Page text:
The respected website Zoo Portrait lists the nine animals zoologists, and biologists consider the most intelligent animals. Dogs, alas, are not on the list.

1.Octopuses are by far the world’s smartest invertebrates; they carry out complex tasks like opening a jar, have excellent long-term memory, and an astonishing ability to learn new skills from the moment they are born.

2.Dolphins intelligently adapt to their habitats.

They help one another when injured; they pass information along to other dolphins and have countless high-level cognitive abilities: identification, differentiation, and behavioral control, among others.

3. Chimpanzees learn new skills, form elaborate communities, are sociable animals skilled at using different tools to carry out complex tasks.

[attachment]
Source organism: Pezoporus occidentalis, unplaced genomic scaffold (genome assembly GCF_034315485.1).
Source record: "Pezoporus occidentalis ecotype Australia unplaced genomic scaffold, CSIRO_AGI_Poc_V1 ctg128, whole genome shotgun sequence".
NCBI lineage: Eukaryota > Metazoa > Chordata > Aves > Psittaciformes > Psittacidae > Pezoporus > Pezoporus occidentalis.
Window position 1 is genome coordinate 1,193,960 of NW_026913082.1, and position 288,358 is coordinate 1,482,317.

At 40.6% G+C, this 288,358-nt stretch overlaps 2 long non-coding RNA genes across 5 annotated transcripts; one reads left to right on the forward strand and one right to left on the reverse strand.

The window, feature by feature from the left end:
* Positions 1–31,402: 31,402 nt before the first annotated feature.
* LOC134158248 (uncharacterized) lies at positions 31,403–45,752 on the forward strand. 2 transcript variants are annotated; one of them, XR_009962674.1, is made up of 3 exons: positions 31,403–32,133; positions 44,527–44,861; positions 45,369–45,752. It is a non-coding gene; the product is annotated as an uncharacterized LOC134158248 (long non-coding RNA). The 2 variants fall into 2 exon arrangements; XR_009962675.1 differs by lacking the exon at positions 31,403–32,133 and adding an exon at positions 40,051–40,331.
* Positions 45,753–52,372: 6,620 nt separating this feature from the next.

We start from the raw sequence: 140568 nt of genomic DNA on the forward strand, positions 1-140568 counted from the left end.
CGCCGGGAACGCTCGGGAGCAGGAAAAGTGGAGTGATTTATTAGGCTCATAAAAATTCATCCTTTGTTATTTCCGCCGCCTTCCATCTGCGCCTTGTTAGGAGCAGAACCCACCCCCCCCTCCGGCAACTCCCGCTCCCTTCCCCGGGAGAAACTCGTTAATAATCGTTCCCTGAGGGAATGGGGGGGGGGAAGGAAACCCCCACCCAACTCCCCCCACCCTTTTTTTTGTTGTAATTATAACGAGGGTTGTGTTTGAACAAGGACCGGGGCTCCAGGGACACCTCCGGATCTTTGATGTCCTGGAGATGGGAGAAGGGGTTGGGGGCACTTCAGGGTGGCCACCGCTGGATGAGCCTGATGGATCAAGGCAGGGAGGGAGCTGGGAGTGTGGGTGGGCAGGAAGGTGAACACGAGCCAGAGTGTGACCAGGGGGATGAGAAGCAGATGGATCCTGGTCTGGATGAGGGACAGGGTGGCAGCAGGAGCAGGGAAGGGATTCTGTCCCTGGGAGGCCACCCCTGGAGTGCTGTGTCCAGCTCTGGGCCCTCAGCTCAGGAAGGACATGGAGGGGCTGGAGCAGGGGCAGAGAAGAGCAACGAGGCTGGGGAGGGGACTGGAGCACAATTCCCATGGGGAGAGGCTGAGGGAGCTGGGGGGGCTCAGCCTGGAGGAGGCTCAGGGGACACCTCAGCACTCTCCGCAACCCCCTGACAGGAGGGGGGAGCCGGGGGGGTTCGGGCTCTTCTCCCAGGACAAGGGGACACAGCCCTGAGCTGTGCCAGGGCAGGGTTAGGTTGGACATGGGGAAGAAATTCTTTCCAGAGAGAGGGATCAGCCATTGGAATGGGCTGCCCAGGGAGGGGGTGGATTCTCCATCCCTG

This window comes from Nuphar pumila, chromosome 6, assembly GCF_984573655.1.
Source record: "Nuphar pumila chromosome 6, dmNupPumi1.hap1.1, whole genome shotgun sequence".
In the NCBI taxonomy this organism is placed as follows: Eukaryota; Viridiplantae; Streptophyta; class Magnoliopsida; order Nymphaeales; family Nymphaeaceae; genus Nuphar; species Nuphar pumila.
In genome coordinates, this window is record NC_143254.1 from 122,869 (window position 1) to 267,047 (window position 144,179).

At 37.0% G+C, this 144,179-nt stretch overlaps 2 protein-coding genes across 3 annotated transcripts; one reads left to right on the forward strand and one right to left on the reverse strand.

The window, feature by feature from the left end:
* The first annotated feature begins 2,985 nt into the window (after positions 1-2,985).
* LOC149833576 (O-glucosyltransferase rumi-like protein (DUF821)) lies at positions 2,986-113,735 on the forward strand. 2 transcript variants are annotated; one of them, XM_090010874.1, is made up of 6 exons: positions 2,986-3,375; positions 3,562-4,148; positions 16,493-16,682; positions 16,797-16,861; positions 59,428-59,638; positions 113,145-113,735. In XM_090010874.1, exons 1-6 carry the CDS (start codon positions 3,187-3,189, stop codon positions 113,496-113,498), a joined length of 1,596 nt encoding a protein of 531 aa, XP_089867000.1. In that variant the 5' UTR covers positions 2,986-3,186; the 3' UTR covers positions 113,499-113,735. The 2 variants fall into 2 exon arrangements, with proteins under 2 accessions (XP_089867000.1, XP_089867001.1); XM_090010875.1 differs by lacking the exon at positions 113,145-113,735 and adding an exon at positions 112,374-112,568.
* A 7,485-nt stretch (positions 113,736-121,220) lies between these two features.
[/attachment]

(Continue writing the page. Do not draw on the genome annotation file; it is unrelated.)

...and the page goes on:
They have a powerful memory and are widely considered to be the most intelligent (non-human) animal on the earth.

Also on the zoologist’s list, Pigs, Parrots, Elephants,  Crows, and Rats.

Dogs are considered among the most intelligent mammals, but they are simpler than the most intelligent mammals and are capable of fewer tasks, memory, and the ability to use tools.

Few dogs in our society have to do much more to survive than look lovingly at their humans when they come. This is good for their longevity but bad for their cognitive development.

Dogs are highly adaptable animals, they do have strong memory systems, and they can adapt to new and different environments. They don’t face as many difficult and life-threatening tasks as creatures like Octopuses and Chimpanzees.